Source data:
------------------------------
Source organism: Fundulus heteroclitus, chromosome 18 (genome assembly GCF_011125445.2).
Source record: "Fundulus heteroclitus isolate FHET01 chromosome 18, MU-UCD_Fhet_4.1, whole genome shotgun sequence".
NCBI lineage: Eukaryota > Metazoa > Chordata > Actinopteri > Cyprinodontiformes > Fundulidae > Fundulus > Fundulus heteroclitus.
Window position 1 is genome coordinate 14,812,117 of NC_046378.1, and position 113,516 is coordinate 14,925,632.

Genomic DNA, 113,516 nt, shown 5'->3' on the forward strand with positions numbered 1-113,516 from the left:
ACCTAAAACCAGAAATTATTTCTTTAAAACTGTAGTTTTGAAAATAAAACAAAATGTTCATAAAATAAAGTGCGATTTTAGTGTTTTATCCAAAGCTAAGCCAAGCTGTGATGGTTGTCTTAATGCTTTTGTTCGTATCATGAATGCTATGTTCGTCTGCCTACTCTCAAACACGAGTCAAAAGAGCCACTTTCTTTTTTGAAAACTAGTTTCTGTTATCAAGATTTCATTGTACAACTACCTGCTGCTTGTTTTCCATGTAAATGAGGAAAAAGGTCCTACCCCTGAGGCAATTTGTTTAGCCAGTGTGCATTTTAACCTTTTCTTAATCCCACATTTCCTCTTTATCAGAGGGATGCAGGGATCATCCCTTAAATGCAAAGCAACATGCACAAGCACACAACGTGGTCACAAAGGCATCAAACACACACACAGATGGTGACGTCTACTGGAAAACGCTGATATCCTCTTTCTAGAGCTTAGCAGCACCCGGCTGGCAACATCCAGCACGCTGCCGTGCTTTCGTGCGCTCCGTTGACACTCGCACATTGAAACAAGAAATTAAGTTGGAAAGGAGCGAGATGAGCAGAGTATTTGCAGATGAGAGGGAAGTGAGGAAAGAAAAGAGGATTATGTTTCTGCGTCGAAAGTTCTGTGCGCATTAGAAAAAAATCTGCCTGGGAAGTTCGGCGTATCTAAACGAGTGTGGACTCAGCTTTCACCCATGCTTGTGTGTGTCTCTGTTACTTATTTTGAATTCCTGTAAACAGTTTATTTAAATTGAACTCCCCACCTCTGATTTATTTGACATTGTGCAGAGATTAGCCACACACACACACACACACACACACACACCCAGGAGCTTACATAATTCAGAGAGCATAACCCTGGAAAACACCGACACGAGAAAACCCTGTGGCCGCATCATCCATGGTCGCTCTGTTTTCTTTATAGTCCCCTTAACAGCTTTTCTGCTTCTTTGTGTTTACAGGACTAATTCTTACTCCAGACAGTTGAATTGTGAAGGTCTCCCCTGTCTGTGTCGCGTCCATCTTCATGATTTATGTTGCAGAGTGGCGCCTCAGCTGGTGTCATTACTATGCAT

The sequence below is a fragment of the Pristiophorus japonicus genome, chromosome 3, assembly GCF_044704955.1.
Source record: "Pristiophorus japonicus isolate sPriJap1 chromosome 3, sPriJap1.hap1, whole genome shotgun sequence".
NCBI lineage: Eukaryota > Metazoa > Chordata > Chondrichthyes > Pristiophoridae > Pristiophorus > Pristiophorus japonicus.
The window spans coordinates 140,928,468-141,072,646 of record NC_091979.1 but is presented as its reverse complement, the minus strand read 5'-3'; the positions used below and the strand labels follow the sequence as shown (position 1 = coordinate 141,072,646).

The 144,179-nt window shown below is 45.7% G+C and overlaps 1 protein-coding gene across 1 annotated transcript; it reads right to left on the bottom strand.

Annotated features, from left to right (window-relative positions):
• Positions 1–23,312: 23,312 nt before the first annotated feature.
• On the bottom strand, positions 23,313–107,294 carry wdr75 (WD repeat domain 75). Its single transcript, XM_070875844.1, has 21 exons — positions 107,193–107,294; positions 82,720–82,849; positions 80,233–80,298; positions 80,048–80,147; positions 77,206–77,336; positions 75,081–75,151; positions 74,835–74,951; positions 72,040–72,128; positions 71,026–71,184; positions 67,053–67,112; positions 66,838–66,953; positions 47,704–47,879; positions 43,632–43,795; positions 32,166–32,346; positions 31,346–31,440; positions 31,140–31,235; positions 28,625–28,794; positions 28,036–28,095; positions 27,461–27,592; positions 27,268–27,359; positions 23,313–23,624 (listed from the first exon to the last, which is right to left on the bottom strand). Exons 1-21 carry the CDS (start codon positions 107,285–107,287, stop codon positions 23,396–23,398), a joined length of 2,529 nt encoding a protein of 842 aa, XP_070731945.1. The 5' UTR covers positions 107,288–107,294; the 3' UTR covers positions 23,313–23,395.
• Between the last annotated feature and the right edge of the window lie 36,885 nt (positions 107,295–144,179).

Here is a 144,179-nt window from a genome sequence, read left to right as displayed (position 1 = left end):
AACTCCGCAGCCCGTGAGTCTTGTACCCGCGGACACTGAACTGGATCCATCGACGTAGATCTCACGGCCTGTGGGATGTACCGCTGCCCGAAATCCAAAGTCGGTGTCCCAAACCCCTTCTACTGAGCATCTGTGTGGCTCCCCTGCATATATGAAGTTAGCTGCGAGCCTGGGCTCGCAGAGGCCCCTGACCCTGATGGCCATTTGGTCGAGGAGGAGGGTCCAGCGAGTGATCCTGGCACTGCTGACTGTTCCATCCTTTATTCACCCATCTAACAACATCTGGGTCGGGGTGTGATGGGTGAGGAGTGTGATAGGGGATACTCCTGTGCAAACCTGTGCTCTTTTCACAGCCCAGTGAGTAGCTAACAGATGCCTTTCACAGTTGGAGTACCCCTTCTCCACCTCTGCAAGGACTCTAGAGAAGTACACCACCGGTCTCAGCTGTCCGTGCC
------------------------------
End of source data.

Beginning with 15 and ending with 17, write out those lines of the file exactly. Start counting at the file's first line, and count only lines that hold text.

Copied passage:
• Between the last annotated feature and the right edge of the window lie 36,885 nt (positions 107,295–144,179).

Here is a 144,179-nt window from a genome sequence, read left to right as displayed (position 1 = left end):
AACTCCGCAGCCCGTGAGTCTTGTACCCGCGGACACTGAACTGGATCCATCGACGTAGATCTCACGGCCTGTGGGATGTACCGCTGCCCGAAATCCAAAGTCGGTGTCCCAAACCCCTTCTACTGAGCATCTGTGTGGCTCCCCTGCATATATGAAGTTAGCTGCGAGCCTGGGCTCGCAGAGGCCCCTGACCCTGATGGCCATTTGGTCGAGGAGGAGGGTCCAGCGAGTGATCCTGGCACTGCTGACTGTTCCATCCTTTATTCACCCATCTAACAACATCTGGGTCGGGGTGTGATGGGTGAGGAGTGTGATAGGGGATACTCCTGTGCAAACCTGTGCTCTTTTCACAGCCCAGTGAGTAGCTAACAGATGCCTTTCACAGTTGGAGTACCCCTTCTCCACCTCTGCAAGGACTCTAGAGAAGTACACCACCGGTCTCAGCTGTCCGTGCC